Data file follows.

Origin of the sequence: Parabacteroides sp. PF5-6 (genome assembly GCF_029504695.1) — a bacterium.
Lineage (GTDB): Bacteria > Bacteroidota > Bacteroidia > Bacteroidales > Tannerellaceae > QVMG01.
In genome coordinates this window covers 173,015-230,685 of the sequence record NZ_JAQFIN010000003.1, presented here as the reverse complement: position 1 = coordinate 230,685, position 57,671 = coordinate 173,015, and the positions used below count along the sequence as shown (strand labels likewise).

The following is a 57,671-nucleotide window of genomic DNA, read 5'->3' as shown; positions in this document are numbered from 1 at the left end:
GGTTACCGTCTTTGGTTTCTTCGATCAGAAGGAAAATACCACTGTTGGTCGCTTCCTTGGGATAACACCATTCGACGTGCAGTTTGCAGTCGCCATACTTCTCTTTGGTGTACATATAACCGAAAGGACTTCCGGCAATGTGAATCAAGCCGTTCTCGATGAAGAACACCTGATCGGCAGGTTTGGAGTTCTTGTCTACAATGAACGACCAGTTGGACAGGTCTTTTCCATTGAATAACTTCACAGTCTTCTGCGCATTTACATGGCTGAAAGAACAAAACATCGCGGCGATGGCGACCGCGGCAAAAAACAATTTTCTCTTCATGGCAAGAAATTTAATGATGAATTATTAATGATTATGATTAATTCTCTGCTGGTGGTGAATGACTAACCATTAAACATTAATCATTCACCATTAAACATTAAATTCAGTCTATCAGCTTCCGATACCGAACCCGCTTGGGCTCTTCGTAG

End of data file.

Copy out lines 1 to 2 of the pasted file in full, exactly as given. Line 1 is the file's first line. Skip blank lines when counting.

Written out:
Origin of the sequence: Parabacteroides sp. PF5-6 (genome assembly GCF_029504695.1) — a bacterium.
Lineage (GTDB): Bacteria > Bacteroidota > Bacteroidia > Bacteroidales > Tannerellaceae > QVMG01.